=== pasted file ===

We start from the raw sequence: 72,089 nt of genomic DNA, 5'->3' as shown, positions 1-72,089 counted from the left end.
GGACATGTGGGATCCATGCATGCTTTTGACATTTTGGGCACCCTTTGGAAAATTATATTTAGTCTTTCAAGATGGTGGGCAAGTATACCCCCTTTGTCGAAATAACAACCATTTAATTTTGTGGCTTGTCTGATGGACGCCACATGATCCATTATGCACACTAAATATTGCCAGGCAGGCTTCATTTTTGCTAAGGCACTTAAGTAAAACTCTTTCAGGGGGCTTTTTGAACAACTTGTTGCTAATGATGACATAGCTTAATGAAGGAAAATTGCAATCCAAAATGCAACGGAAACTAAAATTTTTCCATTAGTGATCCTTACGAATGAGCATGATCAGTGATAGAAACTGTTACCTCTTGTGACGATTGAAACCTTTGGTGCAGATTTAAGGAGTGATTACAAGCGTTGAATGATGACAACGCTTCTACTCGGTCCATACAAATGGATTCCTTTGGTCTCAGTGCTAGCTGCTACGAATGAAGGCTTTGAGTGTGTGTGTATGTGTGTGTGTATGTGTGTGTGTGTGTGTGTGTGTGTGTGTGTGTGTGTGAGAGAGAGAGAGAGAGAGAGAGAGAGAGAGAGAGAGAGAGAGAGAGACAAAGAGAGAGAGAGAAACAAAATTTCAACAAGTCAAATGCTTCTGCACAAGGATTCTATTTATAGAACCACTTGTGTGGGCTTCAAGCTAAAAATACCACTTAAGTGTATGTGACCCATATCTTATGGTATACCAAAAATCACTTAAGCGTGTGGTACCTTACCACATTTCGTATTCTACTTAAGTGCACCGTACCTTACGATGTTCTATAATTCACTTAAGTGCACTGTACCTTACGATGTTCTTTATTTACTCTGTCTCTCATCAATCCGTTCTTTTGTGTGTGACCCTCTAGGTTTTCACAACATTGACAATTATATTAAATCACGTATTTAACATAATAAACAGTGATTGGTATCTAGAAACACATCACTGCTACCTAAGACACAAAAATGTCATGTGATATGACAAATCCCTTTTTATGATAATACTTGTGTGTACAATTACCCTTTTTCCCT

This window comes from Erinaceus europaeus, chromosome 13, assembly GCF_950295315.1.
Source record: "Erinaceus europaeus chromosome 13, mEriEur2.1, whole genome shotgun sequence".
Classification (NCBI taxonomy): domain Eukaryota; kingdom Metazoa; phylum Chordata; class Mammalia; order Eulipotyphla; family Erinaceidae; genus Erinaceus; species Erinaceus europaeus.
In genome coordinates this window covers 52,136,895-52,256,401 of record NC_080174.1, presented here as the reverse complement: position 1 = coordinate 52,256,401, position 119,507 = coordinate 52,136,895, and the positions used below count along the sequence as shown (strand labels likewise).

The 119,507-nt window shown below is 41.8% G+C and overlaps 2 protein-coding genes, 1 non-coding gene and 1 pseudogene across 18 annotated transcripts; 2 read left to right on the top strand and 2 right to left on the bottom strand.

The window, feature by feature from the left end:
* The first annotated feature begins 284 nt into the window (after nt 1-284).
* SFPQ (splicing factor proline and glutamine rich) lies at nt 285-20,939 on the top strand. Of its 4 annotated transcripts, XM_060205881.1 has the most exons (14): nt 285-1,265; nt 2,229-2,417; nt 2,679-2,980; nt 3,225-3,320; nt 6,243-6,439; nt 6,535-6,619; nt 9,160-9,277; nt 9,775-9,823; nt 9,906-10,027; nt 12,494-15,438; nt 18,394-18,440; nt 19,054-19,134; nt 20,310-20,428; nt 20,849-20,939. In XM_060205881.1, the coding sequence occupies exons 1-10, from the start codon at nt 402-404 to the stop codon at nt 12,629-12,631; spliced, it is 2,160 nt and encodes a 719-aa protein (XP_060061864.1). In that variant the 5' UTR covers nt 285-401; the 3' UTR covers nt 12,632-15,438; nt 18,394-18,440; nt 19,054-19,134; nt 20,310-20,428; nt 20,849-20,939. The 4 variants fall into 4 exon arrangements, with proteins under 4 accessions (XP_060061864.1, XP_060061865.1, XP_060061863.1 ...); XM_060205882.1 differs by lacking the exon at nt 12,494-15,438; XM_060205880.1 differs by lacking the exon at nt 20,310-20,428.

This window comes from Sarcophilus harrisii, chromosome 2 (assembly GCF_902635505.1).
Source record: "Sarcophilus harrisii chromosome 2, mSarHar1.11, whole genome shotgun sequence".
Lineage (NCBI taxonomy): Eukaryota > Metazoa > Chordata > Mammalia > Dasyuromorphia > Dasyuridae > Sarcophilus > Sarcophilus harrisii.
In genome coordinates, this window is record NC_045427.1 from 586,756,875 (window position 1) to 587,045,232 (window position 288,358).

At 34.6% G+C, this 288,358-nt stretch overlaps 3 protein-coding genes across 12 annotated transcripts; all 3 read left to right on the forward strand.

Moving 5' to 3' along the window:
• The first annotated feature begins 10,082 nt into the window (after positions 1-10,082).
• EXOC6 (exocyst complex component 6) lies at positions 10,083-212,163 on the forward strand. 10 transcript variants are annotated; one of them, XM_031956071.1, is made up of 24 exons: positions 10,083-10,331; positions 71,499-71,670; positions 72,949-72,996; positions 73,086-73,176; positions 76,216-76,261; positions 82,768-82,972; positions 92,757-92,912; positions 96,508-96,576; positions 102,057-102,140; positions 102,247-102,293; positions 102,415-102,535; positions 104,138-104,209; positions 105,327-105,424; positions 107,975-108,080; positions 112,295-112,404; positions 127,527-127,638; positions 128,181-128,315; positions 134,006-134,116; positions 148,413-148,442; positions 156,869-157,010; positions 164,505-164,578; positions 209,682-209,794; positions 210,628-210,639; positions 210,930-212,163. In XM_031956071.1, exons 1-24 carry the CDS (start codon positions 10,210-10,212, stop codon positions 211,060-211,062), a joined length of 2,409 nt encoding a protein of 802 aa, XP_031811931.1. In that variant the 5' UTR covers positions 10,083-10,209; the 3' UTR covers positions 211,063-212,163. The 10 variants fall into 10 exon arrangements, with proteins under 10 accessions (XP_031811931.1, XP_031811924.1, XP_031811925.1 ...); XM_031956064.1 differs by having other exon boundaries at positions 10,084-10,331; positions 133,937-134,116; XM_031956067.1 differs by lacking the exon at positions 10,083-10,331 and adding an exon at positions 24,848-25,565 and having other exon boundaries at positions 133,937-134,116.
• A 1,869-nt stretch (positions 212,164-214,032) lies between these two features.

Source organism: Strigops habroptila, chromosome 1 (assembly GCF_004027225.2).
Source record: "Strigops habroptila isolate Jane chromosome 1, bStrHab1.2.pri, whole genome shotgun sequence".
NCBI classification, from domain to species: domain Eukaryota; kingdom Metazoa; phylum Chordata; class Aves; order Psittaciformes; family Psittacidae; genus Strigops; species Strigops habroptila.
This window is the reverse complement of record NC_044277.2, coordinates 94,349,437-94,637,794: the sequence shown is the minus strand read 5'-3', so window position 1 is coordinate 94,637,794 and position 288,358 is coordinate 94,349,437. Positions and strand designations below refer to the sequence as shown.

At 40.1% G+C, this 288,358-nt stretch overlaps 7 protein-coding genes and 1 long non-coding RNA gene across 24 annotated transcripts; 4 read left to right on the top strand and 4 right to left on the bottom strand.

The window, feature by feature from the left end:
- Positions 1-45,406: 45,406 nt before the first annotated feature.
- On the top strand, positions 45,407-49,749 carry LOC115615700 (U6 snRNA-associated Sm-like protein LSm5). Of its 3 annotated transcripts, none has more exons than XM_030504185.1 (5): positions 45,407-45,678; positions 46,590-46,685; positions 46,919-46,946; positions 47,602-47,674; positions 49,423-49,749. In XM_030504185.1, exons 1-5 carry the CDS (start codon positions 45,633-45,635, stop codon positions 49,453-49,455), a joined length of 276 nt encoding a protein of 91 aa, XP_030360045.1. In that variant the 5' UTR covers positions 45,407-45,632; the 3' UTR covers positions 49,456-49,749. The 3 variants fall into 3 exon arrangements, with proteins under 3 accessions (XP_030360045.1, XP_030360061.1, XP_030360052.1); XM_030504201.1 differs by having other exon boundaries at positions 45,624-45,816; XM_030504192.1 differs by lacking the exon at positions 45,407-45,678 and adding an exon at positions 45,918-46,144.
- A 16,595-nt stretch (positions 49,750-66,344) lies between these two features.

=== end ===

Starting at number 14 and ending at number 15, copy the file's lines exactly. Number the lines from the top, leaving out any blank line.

In genome coordinates, this window is record NC_045427.1 from 586,756,875 (window position 1) to 587,045,232 (window position 288,358).

At 34.6% G+C, this 288,358-nt stretch overlaps 3 protein-coding genes across 12 annotated transcripts; all 3 read left to right on the forward strand.